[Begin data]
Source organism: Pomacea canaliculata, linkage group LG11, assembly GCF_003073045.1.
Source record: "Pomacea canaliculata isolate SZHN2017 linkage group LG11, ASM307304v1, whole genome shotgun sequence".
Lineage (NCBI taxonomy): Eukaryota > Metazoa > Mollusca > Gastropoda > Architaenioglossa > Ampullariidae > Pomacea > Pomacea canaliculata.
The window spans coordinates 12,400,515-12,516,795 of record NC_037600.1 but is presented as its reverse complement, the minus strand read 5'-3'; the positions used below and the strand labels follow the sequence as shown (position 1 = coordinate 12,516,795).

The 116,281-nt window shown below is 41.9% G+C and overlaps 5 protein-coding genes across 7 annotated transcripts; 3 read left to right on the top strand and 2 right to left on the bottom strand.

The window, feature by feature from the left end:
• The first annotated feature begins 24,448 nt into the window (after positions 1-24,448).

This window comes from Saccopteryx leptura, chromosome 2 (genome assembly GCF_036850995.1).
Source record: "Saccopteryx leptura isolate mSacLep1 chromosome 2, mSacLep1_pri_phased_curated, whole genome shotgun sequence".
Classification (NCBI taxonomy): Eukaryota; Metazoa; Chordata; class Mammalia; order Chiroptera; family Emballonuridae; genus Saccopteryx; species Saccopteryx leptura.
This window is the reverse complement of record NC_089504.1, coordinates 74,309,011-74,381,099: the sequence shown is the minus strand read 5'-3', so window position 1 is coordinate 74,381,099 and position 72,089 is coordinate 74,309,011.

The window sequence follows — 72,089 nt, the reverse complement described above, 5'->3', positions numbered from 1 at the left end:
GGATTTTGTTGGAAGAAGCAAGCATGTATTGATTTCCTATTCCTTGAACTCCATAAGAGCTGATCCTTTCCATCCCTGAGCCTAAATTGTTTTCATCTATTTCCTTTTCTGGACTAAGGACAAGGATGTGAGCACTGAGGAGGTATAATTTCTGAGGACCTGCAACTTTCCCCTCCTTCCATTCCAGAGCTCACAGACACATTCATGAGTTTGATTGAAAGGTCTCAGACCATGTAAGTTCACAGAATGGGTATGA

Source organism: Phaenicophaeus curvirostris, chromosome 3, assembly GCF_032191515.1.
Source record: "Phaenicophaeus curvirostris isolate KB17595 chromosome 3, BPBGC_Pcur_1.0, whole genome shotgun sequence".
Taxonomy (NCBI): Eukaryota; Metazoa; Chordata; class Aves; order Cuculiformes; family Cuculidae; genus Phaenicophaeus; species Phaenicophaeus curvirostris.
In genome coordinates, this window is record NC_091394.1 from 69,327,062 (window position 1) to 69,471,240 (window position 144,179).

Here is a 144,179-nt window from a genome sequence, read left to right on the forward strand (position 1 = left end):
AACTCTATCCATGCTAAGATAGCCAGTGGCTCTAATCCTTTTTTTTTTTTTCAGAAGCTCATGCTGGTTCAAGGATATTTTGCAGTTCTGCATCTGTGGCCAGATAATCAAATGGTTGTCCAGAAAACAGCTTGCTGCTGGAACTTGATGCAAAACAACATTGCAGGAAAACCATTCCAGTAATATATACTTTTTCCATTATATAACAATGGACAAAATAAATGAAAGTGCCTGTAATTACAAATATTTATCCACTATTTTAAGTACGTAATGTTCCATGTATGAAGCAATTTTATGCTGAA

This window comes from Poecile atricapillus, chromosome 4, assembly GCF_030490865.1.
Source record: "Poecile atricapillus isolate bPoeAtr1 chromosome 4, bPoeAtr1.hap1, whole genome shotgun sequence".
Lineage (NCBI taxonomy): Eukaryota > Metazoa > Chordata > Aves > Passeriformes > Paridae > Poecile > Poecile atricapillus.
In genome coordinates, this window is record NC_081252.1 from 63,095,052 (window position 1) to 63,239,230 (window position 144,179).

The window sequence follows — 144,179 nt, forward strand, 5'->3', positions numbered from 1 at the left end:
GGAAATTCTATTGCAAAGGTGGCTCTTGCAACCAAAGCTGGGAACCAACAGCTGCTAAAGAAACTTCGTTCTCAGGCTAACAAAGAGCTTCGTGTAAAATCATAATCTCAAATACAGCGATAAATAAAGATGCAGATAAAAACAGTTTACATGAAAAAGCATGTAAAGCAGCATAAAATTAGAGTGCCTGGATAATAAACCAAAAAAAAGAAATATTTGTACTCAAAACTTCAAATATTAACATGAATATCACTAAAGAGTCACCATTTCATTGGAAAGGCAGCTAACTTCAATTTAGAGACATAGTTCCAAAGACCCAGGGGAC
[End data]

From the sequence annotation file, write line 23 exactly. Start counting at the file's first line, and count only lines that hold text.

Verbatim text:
In genome coordinates, this window is record NC_081252.1 from 63,095,052 (window position 1) to 63,239,230 (window position 144,179).